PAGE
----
CBC News, Canada
’Buy local’ food policies not at risk in EU deal: Ritz
Public institutions will still be able to favour local food suppliers, agriculture minister says
12 October 2011
Canada’s agriculture minister says he’s heard nothing in European free trade talks that would jeopardize policies favouring local food suppliers, but the National Farmers Union says a draft text suggests otherwise.
The Canada-Europe Comprehensive Economic and Trade Agreement (CETA) is expected to include a section on "covered procurement" at the insistence of European negotiators. Municipal, provincial or federal institutions tendering large contracts above a defined threshold amount would be obliged to consider European suppliers.
For a potentially large food supply purchase, it could mean "buy local" food policies to support area farmers could not be enforced at the expense of potential European suppliers of the same products.
Across Canada, efforts to get public institutions to support local food producers range from government incentives to encourage and develop local suppliers, such as Ontario’s Broader Public Sector Investment Fund, to specific targets to buy a defined percentage of food from local suppliers, such as those implemented in Nova Scotia’s health-care facilities or the University of Toronto’s food services.
Agriculture Minister Gerry Ritz was in Germany Wednesday promoting trade in Canadian agricultural commodities and meeting with German government officials. Asked whether Canada would have to give up these types of "buy Canadian" programs to reach a deal, Ritz disagreed.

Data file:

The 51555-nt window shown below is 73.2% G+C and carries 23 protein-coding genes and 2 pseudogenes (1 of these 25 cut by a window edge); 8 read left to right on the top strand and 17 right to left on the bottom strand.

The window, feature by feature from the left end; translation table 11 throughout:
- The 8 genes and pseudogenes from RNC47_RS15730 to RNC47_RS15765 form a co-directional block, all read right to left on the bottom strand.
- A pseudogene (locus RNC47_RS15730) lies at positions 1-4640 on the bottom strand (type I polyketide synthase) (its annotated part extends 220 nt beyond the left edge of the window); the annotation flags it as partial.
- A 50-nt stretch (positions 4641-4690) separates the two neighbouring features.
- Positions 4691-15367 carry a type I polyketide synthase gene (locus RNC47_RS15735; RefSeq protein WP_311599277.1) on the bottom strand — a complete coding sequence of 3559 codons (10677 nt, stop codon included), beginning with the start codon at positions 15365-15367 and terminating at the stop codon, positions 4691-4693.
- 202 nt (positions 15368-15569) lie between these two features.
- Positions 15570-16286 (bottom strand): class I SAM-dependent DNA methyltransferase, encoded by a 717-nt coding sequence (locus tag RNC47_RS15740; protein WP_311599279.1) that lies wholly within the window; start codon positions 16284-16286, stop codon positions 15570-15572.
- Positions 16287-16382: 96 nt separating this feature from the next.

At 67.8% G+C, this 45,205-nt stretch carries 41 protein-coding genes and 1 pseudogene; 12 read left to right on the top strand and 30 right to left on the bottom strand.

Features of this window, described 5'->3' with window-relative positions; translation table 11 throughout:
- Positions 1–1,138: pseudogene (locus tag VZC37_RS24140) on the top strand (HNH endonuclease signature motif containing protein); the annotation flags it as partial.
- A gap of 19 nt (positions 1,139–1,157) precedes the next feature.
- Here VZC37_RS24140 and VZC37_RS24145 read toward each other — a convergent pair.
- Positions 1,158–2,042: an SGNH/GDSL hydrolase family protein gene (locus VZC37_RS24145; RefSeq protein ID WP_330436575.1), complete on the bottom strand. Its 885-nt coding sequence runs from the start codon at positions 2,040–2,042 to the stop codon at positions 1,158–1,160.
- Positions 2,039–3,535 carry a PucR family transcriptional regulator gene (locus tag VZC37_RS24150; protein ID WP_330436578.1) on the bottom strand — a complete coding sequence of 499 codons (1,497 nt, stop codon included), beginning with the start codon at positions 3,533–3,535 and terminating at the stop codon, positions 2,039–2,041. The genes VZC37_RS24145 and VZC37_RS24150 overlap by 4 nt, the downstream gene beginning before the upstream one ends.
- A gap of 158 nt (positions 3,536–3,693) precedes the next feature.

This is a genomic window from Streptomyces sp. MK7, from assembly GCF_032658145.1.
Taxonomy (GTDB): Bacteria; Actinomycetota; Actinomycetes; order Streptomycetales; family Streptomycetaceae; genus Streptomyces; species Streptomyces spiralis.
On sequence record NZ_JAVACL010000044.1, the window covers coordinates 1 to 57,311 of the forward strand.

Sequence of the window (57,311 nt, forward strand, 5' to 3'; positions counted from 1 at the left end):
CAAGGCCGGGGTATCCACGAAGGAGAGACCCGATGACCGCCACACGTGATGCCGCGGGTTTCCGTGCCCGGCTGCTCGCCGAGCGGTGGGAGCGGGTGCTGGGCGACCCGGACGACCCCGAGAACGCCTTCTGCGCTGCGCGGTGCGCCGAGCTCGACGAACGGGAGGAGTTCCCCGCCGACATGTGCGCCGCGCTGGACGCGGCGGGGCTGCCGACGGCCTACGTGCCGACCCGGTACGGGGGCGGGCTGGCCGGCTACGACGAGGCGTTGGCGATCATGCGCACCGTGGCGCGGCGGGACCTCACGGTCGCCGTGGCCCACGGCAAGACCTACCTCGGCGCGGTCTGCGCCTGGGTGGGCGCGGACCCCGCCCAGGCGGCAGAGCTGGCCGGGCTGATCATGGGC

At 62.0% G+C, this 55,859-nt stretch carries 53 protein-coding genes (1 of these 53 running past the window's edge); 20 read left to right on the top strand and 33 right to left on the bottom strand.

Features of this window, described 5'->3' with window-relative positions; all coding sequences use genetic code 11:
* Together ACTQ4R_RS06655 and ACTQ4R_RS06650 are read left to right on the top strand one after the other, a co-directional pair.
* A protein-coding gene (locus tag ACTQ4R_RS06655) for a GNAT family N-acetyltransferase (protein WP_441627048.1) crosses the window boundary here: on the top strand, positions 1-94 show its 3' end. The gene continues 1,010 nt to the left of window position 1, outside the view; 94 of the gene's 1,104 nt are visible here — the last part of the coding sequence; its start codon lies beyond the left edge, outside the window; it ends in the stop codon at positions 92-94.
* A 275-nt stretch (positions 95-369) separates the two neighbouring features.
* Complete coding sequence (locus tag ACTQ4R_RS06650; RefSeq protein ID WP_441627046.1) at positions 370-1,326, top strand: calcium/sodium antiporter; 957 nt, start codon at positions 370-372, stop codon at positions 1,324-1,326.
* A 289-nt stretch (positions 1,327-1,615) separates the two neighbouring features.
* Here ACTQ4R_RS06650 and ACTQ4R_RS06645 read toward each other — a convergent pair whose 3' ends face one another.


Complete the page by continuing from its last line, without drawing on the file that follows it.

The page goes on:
"I’m not hearing that at all," he said.
"I think it comes down to the cost of goods, the transportation of goods," he continued. "Certainly in some cases it makes sense if it’s a processed material to ship it that far, but when you’re talking raw produce and best-before dated product it becomes quite problematic shipping it that far."
Farmers union raises concerns
The National Farmers Union has been actively campaigning against the free trade deal for months, raising concerns about several aspects of the negotiations, including the public procurement provisions.
NFU president Terry Boehm said he has spoken personally with Canada’s chief negotiator, Steve Verheul, and seen working drafts of the agreement based on negotiations so far.
"The Europeans are very emphatic this is a key piece," Boehm said, adding he’s surprised to hear Ritz suggest that Canadian public-sector initiatives to favour local food suppliers won’t be affected.
"It’s a sharp contrast to what I’ve been told to this point," Boehm said, pointing out that the draft he’s studied would even prevent institutions from dividing their contracts so they wouldn’t be large enough to reach the threshold at which the terms of the free trade deal would apply.
For provincial or municipal procurement in health-care facilities, correctional facilities or schools, the threshold could be contracts above $335,000 worth of goods and services.
However, not everyone active promoting local food initiatives feels threatened by the Canada-EU trade talks.
Burkhard Mausberg, the CEO of Ontario’s Greenbelt Foundation, is involved in the Ontario government program to fund local food initiatives, helping local farmers connect with processors and buyers in their region. While stressing that his organization doesn’t require institutions to buy local food in any defined quantities, he does hope to make it easier for people to choose local food.
"Investments in things like local economic development will continue," he said, adding that the food system as a whole is very complicated and buying decisions are always going to be based on a variety of factors.
Still, he added, he’d like people to "prefer the food that their neighbour grows."